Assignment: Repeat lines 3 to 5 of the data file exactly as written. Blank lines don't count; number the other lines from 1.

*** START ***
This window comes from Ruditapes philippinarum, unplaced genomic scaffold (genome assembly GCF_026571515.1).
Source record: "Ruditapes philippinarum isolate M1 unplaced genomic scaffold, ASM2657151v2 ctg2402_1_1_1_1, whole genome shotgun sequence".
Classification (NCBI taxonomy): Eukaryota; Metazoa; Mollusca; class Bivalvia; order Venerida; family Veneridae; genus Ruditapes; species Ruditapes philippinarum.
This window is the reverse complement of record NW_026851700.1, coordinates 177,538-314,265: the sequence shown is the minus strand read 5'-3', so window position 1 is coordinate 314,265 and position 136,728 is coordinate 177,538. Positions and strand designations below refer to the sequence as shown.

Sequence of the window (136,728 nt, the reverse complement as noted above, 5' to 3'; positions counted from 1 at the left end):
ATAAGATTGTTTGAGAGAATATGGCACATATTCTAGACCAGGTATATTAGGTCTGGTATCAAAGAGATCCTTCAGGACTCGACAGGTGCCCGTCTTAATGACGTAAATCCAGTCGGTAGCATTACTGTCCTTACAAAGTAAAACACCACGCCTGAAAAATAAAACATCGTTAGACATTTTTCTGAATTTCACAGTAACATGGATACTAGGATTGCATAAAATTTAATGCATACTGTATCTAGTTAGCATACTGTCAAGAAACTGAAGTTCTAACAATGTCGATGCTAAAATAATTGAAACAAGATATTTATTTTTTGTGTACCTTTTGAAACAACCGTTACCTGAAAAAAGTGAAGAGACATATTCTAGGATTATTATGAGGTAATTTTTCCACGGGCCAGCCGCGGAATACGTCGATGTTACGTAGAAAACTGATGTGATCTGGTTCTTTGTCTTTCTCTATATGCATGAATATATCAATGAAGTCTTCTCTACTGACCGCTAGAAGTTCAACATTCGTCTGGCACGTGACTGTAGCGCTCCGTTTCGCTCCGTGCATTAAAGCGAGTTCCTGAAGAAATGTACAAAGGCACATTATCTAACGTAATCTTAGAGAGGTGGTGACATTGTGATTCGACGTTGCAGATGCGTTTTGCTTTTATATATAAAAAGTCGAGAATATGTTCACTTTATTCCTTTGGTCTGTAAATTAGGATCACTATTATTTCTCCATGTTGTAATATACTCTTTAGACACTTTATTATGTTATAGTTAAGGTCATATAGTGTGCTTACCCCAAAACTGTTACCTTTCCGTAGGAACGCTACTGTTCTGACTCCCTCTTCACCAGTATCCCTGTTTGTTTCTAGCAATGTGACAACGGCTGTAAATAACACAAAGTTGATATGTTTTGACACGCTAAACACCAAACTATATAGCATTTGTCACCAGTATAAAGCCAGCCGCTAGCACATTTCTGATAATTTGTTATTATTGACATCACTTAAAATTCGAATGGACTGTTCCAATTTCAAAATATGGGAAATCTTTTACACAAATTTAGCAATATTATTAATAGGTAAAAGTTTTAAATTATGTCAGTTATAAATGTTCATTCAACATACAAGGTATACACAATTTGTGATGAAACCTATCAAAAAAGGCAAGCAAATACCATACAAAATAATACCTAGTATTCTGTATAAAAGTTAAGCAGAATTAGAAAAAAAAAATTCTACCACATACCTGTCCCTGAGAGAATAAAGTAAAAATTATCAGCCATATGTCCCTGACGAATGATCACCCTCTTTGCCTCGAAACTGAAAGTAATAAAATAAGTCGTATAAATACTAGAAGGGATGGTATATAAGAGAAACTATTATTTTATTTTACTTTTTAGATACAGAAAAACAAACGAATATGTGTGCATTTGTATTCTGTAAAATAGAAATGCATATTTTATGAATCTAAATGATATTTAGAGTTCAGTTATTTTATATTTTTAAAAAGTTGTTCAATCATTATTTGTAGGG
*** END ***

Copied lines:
Classification (NCBI taxonomy): Eukaryota; Metazoa; Mollusca; class Bivalvia; order Venerida; family Veneridae; genus Ruditapes; species Ruditapes philippinarum.
This window is the reverse complement of record NW_026851700.1, coordinates 177,538-314,265: the sequence shown is the minus strand read 5'-3', so window position 1 is coordinate 314,265 and position 136,728 is coordinate 177,538. Positions and strand designations below refer to the sequence as shown.

Sequence of the window (136,728 nt, the reverse complement as noted above, 5' to 3'; positions counted from 1 at the left end):